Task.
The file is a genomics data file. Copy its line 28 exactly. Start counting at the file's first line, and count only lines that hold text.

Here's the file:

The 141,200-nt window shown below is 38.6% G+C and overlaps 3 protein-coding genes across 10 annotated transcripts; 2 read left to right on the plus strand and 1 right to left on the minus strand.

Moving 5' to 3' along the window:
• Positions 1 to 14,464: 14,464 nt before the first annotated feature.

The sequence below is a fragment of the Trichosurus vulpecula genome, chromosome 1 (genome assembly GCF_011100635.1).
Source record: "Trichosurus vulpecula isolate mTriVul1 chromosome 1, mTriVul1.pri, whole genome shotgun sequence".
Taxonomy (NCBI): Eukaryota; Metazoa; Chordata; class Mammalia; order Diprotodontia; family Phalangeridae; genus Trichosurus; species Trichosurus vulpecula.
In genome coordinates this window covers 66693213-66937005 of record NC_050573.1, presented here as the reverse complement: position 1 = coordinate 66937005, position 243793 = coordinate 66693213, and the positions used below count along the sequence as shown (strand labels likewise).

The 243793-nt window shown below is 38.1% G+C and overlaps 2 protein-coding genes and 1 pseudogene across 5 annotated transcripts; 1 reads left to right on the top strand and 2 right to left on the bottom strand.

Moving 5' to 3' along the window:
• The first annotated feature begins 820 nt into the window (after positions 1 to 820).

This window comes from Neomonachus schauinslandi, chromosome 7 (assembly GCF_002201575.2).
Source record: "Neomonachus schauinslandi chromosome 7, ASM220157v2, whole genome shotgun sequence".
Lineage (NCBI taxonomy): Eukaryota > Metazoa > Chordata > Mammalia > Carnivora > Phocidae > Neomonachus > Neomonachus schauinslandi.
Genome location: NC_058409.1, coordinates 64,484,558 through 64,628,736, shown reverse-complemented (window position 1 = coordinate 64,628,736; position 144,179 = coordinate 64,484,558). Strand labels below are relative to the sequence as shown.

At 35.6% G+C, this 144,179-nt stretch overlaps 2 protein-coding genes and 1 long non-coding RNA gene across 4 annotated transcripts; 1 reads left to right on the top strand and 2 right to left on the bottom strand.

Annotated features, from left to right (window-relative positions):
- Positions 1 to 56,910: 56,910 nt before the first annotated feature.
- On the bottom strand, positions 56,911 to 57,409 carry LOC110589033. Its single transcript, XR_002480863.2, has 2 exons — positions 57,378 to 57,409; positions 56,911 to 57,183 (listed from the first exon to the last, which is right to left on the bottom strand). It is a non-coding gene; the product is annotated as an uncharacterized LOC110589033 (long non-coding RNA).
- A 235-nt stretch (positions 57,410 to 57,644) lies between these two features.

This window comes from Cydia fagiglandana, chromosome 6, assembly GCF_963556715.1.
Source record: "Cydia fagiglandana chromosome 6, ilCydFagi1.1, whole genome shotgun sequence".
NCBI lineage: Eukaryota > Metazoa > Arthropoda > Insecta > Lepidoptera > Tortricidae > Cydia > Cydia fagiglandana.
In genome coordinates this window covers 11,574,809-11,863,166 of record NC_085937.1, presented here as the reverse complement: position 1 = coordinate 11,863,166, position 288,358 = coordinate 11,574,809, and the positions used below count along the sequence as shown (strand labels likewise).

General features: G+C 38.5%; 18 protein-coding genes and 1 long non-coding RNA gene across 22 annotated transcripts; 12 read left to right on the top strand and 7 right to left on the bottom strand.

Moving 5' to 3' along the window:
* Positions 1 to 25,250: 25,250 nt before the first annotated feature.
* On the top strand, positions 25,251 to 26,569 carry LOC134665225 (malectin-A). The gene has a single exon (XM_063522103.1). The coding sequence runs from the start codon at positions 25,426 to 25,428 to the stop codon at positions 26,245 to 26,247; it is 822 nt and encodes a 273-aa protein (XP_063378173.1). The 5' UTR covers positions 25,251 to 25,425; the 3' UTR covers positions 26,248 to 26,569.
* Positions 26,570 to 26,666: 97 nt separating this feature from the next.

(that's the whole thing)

* Positions 26,570 to 26,666: 97 nt separating this feature from the next.